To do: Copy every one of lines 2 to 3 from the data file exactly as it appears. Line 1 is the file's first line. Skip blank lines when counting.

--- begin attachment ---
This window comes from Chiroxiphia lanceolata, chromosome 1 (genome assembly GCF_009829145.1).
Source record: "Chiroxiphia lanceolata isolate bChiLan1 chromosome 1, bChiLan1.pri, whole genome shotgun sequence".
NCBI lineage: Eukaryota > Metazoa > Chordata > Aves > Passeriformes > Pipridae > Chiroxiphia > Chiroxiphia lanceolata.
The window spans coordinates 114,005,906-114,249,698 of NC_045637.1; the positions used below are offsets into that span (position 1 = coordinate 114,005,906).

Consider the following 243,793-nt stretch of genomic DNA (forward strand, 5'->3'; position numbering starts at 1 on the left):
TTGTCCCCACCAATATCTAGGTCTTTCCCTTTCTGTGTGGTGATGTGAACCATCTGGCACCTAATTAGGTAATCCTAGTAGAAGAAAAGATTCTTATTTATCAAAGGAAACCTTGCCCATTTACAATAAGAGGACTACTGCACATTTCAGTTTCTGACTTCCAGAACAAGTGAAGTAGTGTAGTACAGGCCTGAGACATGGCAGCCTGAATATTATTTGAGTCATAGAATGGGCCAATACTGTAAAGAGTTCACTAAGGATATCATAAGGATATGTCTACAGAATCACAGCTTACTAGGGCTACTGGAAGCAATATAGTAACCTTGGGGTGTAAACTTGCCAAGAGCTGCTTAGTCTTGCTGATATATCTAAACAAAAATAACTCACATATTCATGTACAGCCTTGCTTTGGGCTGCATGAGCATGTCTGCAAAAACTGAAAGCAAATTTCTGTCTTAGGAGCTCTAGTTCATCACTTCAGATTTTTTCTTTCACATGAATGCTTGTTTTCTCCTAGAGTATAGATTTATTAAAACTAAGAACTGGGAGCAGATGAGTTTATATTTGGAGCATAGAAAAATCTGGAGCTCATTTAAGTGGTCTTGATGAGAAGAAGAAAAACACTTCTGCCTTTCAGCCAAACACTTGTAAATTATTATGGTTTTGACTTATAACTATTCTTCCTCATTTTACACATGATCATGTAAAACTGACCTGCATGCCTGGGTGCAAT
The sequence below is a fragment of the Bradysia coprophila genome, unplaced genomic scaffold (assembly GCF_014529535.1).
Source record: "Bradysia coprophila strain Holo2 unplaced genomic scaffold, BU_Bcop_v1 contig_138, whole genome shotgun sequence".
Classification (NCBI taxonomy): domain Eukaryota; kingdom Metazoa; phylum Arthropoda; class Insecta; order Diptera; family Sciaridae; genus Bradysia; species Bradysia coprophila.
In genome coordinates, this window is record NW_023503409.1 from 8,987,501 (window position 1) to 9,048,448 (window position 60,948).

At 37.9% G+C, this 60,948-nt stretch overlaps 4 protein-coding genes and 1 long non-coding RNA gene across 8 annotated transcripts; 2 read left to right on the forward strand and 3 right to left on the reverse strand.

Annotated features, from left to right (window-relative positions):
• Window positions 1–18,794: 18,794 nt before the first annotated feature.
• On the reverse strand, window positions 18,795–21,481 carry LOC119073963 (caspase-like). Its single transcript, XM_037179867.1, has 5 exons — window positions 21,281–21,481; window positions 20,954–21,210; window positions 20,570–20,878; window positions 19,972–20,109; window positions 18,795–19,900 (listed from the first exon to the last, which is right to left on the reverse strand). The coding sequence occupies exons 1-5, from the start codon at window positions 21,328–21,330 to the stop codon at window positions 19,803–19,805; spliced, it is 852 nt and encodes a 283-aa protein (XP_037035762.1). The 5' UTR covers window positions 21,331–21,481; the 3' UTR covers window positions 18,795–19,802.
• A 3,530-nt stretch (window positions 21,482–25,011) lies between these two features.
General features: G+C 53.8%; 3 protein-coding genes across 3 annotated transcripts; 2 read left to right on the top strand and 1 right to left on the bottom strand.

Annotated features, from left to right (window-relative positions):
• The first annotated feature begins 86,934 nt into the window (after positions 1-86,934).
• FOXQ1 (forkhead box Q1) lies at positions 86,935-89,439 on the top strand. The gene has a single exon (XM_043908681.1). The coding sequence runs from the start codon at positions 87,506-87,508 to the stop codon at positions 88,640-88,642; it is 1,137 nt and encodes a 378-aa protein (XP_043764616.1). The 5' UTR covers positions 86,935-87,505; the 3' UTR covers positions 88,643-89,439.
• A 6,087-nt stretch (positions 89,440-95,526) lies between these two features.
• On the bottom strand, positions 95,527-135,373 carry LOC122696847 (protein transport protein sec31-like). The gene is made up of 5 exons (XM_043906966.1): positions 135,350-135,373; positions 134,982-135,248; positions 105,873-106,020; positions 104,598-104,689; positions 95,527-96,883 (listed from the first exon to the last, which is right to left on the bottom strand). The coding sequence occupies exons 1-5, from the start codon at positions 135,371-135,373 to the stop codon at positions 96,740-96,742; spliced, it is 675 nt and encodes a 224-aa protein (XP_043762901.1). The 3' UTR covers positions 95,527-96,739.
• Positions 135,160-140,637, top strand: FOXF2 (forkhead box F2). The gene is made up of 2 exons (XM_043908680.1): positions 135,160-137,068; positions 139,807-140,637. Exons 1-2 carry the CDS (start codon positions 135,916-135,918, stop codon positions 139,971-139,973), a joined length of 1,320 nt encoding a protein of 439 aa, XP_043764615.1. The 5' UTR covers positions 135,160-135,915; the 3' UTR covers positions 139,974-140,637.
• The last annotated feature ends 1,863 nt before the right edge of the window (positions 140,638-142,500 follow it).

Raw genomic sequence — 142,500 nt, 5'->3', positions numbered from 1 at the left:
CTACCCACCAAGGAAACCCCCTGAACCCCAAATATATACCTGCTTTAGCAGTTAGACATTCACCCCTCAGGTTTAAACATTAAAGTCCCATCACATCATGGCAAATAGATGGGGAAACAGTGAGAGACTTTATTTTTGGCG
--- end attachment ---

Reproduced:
Source record: "Chiroxiphia lanceolata isolate bChiLan1 chromosome 1, bChiLan1.pri, whole genome shotgun sequence".
NCBI lineage: Eukaryota > Metazoa > Chordata > Aves > Passeriformes > Pipridae > Chiroxiphia > Chiroxiphia lanceolata.